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Home Improvement, on ABC
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This was based on the stand-up comedy of Tim Allen, who played Tim Taylor. The fictional Tim was the host of a local cable show called "Tool Time," on which he was known as Tim "the Tool Man" Taylor. He had an assistant on the show named Al Borland, who Tim was always mocking, though actually Al was much more competent than Tim. And the two were fairly good friends, even if Al didn't really appreciate all the mocking, especially when Tim made jokes about his mother. Al was fairly earnest, sweet, shy, an unsophisticated gentleman, though he also had a corny sense of humor. I suppose I should also mention that there were, at different points in the series, different "tool girls," who were fairly hot (the first one was played by Pamela Anderson). Anyway, Tim worked for Binford Tools, a tool manufacturing company for which he'd previously been a traveling salesman, before he got the gig hosting this show they produced. Tim... is very enthusiastic about tools and any sort of "home improvement" project that allows him to use tools. Especially power tools. One of his catch phrases is "more power!", though another catch phrase he often uses is actually just grunting in a caveman-like way, which apparently was meant to demonstrate his masculinity. His projects, both on Tool Time and in his real life, tend to be very over-the-top, and it's a running joke that these projects have often put him in the hospital... because they're clearly dangerous, and usually don't turn out the way he intended. (In spite of this, we occasionally see that he's not completely incompetent, and in fact when he manages to restrain his desire to be excessive in his plans, he's actually a pretty handy guy.)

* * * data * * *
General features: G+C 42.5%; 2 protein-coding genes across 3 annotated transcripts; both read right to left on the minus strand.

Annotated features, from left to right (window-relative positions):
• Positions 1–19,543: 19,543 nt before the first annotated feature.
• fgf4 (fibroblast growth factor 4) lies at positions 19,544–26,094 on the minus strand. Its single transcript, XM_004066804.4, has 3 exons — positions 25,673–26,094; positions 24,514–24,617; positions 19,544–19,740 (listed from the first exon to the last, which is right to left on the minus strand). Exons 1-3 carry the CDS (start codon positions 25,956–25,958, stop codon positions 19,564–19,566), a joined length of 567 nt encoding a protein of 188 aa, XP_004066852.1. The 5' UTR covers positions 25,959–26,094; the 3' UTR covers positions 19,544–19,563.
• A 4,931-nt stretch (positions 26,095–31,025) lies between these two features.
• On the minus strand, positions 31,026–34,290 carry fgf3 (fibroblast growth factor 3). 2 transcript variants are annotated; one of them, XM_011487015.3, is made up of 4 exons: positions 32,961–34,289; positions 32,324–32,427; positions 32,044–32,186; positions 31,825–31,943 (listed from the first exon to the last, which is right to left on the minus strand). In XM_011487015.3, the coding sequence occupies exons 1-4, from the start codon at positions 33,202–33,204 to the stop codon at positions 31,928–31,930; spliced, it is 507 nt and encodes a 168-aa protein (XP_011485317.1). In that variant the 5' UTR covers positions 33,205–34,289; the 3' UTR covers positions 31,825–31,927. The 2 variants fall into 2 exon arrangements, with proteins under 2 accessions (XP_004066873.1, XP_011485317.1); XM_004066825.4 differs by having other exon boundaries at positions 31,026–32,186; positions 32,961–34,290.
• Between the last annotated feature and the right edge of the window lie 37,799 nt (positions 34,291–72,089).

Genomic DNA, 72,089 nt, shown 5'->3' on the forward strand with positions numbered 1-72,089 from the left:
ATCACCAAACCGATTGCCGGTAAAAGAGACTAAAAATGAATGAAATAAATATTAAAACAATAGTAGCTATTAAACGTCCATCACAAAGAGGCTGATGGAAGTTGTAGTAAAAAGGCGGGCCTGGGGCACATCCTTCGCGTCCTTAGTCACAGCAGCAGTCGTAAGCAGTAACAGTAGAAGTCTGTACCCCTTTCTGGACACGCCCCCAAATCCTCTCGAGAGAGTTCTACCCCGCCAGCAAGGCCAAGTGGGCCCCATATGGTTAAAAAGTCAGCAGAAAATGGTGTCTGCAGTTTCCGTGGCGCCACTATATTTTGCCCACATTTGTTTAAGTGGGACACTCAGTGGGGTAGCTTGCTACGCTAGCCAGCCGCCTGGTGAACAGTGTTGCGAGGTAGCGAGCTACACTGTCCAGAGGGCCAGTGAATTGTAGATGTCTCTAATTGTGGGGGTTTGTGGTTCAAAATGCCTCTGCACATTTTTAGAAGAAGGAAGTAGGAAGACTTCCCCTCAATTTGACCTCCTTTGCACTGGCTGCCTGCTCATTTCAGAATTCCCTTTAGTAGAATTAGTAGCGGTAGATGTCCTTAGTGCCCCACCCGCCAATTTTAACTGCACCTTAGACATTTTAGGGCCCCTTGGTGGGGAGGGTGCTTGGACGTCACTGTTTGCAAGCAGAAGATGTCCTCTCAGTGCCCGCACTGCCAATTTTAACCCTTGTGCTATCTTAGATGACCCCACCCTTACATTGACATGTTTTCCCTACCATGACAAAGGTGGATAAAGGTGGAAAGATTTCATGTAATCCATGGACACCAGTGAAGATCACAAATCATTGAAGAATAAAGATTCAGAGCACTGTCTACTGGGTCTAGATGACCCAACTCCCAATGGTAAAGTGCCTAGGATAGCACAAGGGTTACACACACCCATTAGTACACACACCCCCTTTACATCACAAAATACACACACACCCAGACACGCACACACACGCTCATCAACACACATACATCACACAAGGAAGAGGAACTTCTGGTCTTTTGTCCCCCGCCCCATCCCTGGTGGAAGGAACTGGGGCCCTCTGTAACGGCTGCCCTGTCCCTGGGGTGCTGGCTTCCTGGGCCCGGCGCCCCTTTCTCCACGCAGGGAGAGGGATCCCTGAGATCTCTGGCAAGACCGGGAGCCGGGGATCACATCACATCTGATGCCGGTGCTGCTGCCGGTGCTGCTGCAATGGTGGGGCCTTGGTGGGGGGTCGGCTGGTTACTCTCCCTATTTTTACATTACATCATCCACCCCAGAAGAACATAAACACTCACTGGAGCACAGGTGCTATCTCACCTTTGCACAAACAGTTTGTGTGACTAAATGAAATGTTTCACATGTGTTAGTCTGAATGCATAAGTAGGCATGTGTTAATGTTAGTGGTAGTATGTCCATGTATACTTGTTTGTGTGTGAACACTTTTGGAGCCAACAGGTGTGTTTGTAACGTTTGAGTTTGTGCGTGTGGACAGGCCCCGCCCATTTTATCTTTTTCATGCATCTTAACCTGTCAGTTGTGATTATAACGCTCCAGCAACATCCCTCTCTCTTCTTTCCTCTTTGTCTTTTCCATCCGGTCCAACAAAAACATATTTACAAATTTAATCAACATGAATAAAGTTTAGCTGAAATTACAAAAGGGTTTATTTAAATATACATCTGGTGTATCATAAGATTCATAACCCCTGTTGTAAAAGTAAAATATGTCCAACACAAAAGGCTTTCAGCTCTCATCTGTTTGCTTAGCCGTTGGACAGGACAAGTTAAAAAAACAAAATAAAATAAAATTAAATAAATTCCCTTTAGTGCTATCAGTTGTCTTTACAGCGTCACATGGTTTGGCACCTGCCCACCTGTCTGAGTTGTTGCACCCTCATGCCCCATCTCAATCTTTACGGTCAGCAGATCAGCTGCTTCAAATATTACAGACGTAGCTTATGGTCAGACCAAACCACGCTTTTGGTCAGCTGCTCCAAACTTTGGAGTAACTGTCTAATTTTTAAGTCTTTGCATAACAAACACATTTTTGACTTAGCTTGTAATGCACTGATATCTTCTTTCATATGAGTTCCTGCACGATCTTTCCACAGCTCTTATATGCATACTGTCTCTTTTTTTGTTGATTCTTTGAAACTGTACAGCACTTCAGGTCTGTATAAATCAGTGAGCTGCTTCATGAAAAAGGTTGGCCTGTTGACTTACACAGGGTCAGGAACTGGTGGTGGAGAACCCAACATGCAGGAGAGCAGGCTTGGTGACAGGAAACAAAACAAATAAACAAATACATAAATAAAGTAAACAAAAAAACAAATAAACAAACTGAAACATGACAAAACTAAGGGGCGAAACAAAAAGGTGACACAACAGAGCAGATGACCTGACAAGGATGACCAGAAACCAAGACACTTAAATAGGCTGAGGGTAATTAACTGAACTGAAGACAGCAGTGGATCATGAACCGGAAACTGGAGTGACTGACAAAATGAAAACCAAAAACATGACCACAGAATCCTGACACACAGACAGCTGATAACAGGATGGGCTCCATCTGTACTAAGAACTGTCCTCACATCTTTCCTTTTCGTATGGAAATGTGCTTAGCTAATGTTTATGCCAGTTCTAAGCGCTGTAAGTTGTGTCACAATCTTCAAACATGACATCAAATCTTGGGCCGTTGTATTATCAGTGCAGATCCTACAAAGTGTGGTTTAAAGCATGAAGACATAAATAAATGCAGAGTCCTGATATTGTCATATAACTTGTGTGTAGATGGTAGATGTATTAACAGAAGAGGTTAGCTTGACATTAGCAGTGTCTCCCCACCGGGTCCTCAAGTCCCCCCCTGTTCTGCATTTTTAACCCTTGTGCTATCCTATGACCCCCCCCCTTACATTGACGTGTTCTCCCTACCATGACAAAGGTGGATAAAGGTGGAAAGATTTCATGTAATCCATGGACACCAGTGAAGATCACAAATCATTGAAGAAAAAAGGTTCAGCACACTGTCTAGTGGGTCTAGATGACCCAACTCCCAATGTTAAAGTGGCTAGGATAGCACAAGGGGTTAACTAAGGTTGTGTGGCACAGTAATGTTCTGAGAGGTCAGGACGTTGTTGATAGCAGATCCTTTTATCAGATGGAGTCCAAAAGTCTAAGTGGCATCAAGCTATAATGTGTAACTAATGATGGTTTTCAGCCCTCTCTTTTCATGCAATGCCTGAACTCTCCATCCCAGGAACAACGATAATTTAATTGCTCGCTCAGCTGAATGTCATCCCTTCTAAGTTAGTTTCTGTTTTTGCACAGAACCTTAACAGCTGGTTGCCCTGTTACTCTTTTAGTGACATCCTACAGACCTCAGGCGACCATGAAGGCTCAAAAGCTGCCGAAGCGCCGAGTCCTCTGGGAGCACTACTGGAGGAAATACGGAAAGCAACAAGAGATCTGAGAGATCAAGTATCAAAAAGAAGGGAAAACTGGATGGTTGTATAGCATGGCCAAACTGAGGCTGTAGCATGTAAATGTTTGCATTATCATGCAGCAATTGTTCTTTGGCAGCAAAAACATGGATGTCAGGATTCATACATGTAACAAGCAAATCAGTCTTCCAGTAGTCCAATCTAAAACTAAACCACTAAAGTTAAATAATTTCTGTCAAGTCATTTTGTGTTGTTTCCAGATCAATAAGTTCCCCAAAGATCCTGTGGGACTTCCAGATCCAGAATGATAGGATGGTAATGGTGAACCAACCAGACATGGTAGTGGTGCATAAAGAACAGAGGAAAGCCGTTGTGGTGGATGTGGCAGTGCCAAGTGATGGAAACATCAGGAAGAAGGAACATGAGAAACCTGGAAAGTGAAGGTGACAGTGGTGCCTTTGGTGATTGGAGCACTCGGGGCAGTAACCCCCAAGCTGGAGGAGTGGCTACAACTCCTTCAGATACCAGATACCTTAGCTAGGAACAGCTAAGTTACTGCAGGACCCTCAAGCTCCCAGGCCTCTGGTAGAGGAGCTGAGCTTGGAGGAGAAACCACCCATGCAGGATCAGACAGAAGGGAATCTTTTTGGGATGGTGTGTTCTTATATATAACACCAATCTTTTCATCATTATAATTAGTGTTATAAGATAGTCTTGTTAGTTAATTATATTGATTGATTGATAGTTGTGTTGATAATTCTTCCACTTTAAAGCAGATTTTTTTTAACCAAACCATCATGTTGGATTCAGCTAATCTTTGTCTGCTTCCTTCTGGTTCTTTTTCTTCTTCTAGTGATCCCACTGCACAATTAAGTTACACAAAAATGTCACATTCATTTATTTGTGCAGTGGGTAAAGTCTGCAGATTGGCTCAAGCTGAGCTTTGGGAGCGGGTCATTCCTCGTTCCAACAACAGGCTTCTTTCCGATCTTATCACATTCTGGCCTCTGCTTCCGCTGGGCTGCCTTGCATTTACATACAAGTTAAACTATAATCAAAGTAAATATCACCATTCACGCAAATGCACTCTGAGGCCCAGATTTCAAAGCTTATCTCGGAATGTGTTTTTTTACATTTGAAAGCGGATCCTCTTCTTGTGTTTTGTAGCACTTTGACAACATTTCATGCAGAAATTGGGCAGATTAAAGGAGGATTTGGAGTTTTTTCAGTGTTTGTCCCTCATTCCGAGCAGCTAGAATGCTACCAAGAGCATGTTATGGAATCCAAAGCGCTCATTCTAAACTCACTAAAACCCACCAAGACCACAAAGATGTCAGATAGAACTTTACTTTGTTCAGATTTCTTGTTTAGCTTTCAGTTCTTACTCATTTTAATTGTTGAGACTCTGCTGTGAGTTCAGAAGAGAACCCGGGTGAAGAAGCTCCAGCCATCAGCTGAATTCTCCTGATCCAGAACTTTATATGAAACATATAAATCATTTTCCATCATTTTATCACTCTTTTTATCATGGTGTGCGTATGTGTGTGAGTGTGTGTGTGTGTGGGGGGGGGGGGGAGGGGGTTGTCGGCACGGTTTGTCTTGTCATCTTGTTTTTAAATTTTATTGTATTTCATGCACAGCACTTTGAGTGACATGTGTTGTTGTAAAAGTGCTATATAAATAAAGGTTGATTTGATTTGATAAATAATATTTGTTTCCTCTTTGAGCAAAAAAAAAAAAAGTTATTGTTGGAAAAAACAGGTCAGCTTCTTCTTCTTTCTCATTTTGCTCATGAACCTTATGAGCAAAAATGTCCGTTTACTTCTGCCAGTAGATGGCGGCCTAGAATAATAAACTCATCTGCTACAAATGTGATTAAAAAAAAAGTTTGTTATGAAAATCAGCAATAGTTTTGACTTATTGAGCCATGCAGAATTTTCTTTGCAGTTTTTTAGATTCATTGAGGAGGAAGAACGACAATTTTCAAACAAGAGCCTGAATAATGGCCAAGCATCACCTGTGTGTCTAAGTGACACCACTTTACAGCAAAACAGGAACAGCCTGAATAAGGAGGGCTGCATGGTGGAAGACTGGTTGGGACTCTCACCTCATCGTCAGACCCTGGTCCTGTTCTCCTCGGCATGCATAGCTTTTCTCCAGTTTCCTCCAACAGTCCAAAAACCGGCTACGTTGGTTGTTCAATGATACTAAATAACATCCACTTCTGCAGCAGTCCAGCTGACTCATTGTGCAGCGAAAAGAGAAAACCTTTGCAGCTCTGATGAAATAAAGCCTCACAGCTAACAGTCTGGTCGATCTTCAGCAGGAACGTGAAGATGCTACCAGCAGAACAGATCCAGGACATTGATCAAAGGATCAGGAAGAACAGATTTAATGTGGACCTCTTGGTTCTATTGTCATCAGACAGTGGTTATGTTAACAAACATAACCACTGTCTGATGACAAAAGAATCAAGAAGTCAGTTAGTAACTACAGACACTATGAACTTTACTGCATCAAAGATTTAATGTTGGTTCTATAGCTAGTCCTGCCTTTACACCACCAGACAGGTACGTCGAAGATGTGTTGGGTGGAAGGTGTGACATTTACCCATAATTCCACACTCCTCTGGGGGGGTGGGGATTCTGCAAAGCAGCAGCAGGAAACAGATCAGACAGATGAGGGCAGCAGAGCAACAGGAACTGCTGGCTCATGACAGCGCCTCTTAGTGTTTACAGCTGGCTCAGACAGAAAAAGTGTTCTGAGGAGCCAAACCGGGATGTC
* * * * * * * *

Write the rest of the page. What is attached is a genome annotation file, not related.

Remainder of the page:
He has a wife named Jill, and three sons: Brad, Randy, and Mark. Tim's mostly not very bright about anything that doesn't have to do with tools, whereas Jill is definitely smarter than he is. Of their sons, Brad, the oldest, is the most athletic, but not that bright. Randy is smarter and more sarcastic. They both like to tease and trick their younger brother Mark a lot, and they both get in trouble for various things they do. Um, and then there's the Taylors' next door neighbor, Wilson. Tim often goes outside to talk to him over the fence between their yards, seeking wisdom. (There's a running gag in which we never get to see all of Wilson's face.) Wilson has studied lots of history and philosophy and whatnot, and his advice often goes over Tim's head (or at least, Tim always misquotes him later), but ultimately it tends to be helpful. Anyway, Wilson is probably the most interesting character on the show. But over the years there will be various other recurring characters, and we sometimes get to see some of the Taylors' extend family and friends.

The show is... I dunno, kind of an old-fashioned comedy, in a modern setting. It's kind of corny, predictable, not particularly clever or anything. Still, it's reasonably funny and likable, with good, comfortable characters who you can get to know and care about over time. I've never been hugely interested in it, but it's also not something I have anything against watching. I liked it well enough in its original run, and while I probably wouldn't choose to watch a rerun, if I had to sit through one and actually pay attention to it, I wouldn't mind....

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